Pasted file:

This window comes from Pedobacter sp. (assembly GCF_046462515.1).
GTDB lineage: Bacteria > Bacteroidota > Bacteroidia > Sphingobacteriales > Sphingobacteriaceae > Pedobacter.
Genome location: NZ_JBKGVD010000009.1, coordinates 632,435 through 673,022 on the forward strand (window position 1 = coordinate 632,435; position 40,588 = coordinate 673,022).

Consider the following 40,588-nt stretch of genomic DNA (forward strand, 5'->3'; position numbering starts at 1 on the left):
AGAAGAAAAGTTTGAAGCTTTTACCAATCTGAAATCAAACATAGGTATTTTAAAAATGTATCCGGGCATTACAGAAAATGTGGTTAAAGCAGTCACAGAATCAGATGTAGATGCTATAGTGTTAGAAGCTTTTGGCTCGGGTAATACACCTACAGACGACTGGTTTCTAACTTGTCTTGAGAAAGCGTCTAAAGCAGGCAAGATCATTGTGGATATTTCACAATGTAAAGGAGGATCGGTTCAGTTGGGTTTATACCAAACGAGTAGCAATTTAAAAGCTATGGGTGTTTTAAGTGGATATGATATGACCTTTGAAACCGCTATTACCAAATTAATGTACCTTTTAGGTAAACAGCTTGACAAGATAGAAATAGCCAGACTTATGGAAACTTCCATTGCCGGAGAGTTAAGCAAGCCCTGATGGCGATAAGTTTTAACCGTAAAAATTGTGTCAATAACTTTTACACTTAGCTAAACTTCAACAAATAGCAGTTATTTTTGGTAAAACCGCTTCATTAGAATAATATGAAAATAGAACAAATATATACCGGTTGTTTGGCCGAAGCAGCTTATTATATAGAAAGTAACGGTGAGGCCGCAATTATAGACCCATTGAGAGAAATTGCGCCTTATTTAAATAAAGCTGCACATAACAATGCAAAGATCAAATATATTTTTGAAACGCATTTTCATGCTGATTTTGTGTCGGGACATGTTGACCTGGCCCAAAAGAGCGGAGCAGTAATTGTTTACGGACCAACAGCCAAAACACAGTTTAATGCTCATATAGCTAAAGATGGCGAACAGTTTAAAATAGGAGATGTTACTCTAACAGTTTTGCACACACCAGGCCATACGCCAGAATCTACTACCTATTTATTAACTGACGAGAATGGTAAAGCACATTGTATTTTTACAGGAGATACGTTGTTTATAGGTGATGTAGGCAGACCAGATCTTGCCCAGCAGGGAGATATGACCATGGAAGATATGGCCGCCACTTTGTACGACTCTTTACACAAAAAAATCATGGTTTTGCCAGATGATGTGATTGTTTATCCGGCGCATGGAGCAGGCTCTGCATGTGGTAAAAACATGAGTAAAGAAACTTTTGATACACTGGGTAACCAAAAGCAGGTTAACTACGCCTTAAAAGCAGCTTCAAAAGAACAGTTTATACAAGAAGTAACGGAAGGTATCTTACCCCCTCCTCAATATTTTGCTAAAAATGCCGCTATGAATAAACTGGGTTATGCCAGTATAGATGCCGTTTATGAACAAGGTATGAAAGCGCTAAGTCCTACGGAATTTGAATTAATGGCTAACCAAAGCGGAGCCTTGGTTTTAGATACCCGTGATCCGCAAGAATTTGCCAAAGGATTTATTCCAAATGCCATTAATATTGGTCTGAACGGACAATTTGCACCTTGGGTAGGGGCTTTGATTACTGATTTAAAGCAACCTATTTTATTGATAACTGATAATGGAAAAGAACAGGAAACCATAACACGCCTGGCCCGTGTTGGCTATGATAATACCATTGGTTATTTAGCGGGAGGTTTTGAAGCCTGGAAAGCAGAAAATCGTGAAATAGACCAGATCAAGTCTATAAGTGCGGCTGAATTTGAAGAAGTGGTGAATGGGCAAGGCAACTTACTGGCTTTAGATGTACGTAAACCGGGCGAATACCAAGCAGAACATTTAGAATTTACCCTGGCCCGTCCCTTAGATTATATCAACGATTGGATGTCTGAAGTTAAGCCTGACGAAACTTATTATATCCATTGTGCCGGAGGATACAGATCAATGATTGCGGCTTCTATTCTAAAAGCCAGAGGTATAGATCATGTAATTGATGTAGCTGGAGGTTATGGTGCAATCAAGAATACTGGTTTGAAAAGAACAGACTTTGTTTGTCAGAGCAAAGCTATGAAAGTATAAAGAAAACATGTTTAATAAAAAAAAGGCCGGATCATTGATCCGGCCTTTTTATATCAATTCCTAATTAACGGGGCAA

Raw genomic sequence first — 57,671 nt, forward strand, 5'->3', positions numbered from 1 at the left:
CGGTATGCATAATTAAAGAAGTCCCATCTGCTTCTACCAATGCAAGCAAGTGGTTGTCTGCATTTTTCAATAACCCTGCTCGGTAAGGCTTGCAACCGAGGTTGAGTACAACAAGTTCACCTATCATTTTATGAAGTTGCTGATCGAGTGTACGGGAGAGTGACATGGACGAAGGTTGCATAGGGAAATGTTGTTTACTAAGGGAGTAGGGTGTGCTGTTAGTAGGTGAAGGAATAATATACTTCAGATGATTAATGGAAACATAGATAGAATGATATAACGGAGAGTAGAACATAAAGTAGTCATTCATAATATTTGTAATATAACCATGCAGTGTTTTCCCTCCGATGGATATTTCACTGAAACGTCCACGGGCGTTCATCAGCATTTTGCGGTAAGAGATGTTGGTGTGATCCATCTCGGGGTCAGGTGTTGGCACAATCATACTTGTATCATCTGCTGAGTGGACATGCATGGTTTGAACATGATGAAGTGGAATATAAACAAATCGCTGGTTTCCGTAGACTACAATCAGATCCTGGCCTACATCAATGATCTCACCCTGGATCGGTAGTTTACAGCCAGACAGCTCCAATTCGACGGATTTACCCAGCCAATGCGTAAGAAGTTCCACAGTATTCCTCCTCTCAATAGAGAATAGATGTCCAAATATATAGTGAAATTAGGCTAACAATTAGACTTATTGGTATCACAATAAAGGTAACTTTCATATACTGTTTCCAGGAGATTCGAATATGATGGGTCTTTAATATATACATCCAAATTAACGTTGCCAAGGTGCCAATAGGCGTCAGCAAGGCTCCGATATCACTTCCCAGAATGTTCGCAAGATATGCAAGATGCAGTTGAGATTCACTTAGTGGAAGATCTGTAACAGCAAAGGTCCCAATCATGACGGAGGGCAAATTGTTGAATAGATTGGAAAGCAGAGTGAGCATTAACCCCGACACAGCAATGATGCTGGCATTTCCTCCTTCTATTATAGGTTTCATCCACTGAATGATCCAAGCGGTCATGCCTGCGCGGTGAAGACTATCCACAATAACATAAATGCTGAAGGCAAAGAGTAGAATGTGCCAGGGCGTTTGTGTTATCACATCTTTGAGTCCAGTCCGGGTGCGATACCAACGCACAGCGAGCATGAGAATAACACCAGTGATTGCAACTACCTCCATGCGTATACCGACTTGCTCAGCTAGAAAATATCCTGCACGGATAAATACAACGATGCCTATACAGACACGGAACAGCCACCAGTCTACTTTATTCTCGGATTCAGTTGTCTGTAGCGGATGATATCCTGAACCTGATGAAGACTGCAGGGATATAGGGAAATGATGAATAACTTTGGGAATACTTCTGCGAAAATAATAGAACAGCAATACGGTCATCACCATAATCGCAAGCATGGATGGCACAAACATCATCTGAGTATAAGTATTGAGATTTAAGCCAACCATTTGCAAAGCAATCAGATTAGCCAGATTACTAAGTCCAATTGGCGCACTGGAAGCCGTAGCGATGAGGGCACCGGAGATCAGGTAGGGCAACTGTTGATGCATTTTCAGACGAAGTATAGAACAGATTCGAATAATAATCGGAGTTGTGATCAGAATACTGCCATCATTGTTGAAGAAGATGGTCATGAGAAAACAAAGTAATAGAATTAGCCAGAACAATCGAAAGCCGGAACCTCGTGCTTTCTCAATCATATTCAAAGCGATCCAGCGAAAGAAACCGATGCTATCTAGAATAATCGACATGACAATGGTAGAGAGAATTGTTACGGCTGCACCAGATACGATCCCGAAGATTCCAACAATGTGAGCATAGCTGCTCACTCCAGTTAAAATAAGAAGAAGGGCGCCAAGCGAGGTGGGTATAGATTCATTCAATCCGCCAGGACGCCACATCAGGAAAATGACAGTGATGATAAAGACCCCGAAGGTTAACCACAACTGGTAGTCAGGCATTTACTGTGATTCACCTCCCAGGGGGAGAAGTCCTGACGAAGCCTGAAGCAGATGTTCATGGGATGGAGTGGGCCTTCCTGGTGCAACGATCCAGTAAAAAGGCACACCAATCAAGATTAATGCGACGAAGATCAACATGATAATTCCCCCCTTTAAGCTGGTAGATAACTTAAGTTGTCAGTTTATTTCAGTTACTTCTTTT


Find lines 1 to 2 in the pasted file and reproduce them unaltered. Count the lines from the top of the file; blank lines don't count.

This window comes from Pedobacter sp. (assembly GCF_046462515.1).
GTDB lineage: Bacteria > Bacteroidota > Bacteroidia > Sphingobacteriales > Sphingobacteriaceae > Pedobacter.